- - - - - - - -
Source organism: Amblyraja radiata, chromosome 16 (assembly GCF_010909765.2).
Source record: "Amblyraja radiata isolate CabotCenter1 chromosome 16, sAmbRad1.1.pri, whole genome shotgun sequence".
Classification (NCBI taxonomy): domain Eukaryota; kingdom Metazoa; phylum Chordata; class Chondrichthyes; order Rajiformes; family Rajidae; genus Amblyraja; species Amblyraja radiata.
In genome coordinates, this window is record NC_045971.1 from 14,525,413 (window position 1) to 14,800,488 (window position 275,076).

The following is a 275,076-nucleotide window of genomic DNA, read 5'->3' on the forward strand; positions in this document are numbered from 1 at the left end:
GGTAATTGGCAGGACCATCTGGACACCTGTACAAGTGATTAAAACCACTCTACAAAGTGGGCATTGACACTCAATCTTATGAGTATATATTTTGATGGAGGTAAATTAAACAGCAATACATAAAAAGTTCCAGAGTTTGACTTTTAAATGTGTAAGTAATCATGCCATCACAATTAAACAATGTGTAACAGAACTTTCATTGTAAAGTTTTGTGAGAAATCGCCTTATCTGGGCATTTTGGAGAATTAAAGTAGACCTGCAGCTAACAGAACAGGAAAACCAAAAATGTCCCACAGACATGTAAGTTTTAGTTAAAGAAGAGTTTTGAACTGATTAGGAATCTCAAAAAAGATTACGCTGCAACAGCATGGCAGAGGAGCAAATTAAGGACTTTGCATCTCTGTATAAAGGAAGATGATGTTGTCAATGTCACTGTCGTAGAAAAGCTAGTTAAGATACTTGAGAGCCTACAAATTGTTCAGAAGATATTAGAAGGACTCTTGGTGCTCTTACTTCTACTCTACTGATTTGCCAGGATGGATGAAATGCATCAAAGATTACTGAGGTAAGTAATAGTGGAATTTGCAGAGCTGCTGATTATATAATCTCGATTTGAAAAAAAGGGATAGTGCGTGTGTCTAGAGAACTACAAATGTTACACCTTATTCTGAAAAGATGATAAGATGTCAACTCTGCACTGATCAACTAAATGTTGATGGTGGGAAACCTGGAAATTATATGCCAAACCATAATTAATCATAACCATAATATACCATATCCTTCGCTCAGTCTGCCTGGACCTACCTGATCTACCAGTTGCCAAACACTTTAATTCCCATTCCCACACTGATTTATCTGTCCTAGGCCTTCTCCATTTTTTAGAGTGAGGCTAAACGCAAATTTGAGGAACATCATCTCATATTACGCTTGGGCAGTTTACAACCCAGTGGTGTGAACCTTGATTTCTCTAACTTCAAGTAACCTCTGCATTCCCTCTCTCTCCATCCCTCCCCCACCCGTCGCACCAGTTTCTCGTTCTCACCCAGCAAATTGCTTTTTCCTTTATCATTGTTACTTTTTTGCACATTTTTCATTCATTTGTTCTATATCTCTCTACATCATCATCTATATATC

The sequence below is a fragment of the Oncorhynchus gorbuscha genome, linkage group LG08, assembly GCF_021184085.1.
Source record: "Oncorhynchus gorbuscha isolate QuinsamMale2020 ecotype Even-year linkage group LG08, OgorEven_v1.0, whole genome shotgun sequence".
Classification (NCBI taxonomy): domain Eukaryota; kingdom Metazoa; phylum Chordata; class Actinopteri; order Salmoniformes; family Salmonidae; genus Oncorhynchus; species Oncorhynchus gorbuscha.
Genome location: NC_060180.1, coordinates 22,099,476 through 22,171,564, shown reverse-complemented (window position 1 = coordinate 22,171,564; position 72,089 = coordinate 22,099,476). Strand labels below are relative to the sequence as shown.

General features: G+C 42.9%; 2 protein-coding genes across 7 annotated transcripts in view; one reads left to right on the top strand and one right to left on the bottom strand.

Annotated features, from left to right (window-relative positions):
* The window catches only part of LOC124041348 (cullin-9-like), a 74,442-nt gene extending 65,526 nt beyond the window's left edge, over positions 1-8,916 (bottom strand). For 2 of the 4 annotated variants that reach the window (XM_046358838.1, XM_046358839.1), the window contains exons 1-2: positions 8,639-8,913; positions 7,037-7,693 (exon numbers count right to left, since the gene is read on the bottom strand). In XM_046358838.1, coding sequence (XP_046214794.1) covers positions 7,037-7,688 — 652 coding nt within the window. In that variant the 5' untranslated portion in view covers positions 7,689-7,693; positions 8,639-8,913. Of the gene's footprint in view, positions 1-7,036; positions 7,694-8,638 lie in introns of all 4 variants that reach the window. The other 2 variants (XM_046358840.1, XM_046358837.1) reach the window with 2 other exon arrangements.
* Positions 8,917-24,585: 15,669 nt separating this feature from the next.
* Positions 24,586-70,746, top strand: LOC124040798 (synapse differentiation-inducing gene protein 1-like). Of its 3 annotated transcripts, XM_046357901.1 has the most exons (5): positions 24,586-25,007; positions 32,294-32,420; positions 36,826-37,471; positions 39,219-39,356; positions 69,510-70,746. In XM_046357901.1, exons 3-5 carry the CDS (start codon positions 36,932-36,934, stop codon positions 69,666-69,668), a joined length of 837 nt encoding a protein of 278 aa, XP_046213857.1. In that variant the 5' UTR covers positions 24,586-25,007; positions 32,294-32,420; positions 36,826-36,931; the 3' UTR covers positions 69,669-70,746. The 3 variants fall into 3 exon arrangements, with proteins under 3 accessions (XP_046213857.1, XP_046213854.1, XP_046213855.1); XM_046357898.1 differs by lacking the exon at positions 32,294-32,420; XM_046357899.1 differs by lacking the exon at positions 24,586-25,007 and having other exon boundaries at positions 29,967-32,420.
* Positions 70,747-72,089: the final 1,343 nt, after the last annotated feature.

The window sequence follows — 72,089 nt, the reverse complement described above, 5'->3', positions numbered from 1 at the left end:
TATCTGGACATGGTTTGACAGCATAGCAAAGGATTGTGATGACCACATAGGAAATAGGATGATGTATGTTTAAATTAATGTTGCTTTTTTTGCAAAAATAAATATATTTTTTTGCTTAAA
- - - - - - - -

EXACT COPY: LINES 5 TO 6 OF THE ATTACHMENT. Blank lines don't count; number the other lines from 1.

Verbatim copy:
The following is a 275,076-nucleotide window of genomic DNA, read 5'->3' on the forward strand; positions in this document are numbered from 1 at the left end:
GGTAATTGGCAGGACCATCTGGACACCTGTACAAGTGATTAAAACCACTCTACAAAGTGGGCATTGACACTCAATCTTATGAGTATATATTTTGATGGAGGTAAATTAAACAGCAATACATAAAAAGTTCCAGAGTTTGACTTTTAAATGTGTAAGTAATCATGCCATCACAATTAAACAATGTGTAACAGAACTTTCATTGTAAAGTTTTGTGAGAAATCGCCTTATCTGGGCATTTTGGAGAATTAAAGTAGACCTGCAGCTAACAGAACAGGAAAACCAAAAATGTCCCACAGACATGTAAGTTTTAGTTAAAGAAGAGTTTTGAACTGATTAGGAATCTCAAAAAAGATTACGCTGCAACAGCATGGCAGAGGAGCAAATTAAGGACTTTGCATCTCTGTATAAAGGAAGATGATGTTGTCAATGTCACTGTCGTAGAAAAGCTAGTTAAGATACTTGAGAGCCTACAAATTGTTCAGAAGATATTAGAAGGACTCTTGGTGCTCTTACTTCTACTCTACTGATTTGCCAGGATGGATGAAATGCATCAAAGATTACTGAGGTAAGTAATAGTGGAATTTGCAGAGCTGCTGATTATATAATCTCGATTTGAAAAAAAGGGATAGTGCGTGTGTCTAGAGAACTACAAATGTTACACCTTATTCTGAAAAGATGATAAGATGTCAACTCTGCACTGATCAACTAAATGTTGATGGTGGGAAACCTGGAAATTATATGCCAAACCATAATTAATCATAACCATAATATACCATATCCTTCGCTCAGTCTGCCTGGACCTACCTGATCTACCAGTTGCCAAACACTTTAATTCCCATTCCCACACTGATTTATCTGTCCTAGGCCTTCTCCATTTTTTAGAGTGAGGCTAAACGCAAATTTGAGGAACATCATCTCATATTACGCTTGGGCAGTTTACAACCCAGTGGTGTGAACCTTGATTTCTCTAACTTCAAGTAACCTCTGCATTCCCTCTCTCTCCATCCCTCCCCCACCCGTCGCACCAGTTTCTCGTTCTCACCCAGCAAATTGCTTTTTCCTTTATCATTGTTACTTTTTTGCACATTTTTCATTCATTTGTTCTATATCTCTCTACATCATCATCTATATATC